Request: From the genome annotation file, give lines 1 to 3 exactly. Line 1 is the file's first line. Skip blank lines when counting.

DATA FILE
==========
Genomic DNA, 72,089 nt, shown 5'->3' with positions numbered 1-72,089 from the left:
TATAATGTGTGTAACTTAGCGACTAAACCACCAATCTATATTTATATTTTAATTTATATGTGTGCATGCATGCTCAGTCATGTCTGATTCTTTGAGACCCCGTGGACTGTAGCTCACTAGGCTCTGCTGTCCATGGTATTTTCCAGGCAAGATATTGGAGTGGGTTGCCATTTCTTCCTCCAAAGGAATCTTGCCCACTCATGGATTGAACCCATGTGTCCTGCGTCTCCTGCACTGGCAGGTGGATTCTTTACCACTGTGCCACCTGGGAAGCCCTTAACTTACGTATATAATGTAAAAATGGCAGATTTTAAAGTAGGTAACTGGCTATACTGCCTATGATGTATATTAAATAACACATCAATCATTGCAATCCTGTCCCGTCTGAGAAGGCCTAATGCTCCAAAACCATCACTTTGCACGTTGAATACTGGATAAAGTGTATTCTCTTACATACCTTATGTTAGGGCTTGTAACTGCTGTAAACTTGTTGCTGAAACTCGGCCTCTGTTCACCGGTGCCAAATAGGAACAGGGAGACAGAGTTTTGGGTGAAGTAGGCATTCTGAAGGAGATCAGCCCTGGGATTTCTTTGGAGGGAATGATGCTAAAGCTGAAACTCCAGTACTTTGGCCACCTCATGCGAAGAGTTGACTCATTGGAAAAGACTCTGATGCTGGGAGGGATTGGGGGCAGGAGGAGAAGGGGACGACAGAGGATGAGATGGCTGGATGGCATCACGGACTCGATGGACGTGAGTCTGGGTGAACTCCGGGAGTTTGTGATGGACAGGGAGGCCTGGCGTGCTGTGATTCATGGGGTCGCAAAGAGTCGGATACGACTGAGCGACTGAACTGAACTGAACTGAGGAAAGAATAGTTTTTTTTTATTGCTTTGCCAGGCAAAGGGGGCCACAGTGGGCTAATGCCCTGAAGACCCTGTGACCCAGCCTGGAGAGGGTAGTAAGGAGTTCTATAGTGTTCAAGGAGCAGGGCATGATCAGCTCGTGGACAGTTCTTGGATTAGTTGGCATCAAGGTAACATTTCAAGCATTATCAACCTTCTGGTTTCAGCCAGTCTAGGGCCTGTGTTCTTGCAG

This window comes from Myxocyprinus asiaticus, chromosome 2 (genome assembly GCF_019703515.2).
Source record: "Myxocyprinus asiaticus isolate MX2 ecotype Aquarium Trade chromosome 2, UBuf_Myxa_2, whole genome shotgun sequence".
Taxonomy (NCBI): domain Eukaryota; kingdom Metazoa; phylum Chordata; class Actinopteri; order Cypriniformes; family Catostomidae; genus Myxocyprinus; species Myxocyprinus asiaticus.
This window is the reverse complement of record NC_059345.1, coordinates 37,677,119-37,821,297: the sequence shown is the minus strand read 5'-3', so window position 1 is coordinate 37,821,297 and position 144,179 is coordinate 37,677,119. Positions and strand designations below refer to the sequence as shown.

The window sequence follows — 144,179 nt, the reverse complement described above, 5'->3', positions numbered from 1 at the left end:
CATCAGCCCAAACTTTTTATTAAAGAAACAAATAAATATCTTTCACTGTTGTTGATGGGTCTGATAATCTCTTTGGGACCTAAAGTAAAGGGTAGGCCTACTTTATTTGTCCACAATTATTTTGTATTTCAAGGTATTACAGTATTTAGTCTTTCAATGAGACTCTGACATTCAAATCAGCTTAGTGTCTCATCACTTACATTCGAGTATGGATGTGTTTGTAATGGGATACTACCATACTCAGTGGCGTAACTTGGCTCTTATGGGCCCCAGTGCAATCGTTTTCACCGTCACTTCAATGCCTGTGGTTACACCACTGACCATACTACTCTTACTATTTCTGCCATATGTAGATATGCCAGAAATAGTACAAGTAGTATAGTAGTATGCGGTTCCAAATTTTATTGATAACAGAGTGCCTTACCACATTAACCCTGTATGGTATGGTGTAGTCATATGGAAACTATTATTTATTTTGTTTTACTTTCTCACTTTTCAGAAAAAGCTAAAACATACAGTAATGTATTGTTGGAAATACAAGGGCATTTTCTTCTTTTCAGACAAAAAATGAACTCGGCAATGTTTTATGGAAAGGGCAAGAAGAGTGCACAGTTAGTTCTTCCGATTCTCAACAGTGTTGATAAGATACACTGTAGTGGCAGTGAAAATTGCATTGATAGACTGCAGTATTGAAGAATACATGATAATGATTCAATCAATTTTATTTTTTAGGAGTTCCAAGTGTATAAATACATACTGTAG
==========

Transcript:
Genomic DNA, 72,089 nt, shown 5'->3' with positions numbered 1-72,089 from the left:
TATAATGTGTGTAACTTAGCGACTAAACCACCAATCTATATTTATATTTTAATTTATATGTGTGCATGCATGCTCAGTCATGTCTGATTCTTTGAGACCCCGTGGACTGTAGCTCACTAGGCTCTGCTGTCCATGGTATTTTCCAGGCAAGATATTGGAGTGGGTTGCCATTTCTTCCTCCAAAGGAATCTTGCCCACTCATGGATTGAACCCATGTGTCCTGCGTCTCCTGCACTGGCAGGTGGATTCTTTACCACTGTGCCACCTGGGAAGCCCTTAACTTACGTATATAATGTAAAAATGGCAGATTTTAAAGTAGGTAACTGGCTATACTGCCTATGATGTATATTAAATAACACATCAATCATTGCAATCCTGTCCCGTCTGAGAAGGCCTAATGCTCCAAAACCATCACTTTGCACGTTGAATACTGGATAAAGTGTATTCTCTTACATACCTTATGTTAGGGCTTGTAACTGCTGTAAACTTGTTGCTGAAACTCGGCCTCTGTTCACCGGTGCCAAATAGGAACAGGGAGACAGAGTTTTGGGTGAAGTAGGCATTCTGAAGGAGATCAGCCCTGGGATTTCTTTGGAGGGAATGATGCTAAAGCTGAAACTCCAGTACTTTGGCCACCTCATGCGAAGAGTTGACTCATTGGAAAAGACTCTGATGCTGGGAGGGATTGGGGGCAGGAGGAGAAGGGGACGACAGAGGATGAGATGGCTGGATGGCATCACGGACTCGATGGACGTGAGTCTGGGTGAACTCCGGGAGTTTGTGATGGACAGGGAGGCCTGGCGTGCTGTGATTCATGGGGTCGCAAAGAGTCGGATACGACTGAGCGACTGAACTGAACTGAACTGAGGAAAGAATAGTTTTTTTTTATTGCTTTGCCAGGCAAAGGGGGCCACAGTGGGCTAATGCCCTGAAGACCCTGTGACCCAGCCTGGAGAGGGTAGTAAGGAGTTCTATAGTGTTCAAGGAGCAGGGCATGATCAGCTCGTGGACAGTTCTTGGATTAGTTGGCATCAAGGTAACATTTCAAGCATTATCAACCTTCTGGTTTCAGCCAGTCTAGGGCCTGTGTTCTTGCAG

This window comes from Myxocyprinus asiaticus, chromosome 2 (genome assembly GCF_019703515.2).